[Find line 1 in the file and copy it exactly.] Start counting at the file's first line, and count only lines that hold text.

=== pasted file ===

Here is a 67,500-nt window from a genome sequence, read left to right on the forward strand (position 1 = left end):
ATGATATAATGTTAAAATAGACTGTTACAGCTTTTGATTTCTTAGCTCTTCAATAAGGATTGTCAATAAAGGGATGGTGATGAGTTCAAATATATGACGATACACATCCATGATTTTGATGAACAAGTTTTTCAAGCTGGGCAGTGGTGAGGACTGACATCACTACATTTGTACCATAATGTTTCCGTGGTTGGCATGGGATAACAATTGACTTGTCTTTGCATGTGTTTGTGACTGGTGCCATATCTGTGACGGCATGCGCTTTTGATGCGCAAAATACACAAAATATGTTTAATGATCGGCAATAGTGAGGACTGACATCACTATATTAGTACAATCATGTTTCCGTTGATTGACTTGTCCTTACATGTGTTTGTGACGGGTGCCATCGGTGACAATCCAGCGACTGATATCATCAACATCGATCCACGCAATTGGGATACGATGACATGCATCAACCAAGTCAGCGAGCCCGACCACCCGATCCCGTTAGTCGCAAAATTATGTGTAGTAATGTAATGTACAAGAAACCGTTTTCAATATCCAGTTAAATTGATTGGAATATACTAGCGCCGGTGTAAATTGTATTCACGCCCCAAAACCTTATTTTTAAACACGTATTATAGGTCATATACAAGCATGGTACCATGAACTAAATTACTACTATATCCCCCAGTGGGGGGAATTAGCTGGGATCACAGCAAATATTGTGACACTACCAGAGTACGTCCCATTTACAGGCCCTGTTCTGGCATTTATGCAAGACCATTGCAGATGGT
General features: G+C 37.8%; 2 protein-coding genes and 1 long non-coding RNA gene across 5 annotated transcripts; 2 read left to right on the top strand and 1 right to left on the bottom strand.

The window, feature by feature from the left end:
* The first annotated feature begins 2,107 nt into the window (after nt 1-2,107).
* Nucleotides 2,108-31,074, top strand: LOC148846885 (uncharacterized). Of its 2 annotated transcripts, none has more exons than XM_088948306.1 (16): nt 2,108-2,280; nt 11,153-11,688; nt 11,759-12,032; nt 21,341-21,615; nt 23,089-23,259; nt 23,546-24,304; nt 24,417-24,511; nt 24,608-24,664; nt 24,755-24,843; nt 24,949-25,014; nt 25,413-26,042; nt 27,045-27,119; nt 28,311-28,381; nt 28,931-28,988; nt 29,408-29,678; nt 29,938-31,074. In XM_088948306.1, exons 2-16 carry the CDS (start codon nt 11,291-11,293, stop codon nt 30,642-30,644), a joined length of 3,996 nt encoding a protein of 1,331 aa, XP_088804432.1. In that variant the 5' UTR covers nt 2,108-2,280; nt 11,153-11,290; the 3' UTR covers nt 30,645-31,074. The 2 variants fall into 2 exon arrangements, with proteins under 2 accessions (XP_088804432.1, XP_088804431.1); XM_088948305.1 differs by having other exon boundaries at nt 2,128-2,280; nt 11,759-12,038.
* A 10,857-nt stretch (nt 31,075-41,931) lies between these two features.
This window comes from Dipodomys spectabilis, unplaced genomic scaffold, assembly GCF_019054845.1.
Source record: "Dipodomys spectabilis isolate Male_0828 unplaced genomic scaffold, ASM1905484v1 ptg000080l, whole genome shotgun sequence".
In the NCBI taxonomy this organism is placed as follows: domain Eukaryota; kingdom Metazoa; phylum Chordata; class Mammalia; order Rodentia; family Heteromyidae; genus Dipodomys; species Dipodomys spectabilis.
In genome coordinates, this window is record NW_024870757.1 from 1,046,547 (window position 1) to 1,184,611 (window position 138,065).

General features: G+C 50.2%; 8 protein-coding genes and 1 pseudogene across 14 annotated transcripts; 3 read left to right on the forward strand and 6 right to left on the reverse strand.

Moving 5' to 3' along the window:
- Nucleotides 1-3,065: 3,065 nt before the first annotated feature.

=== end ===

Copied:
Here is a 67,500-nt window from a genome sequence, read left to right on the forward strand (position 1 = left end):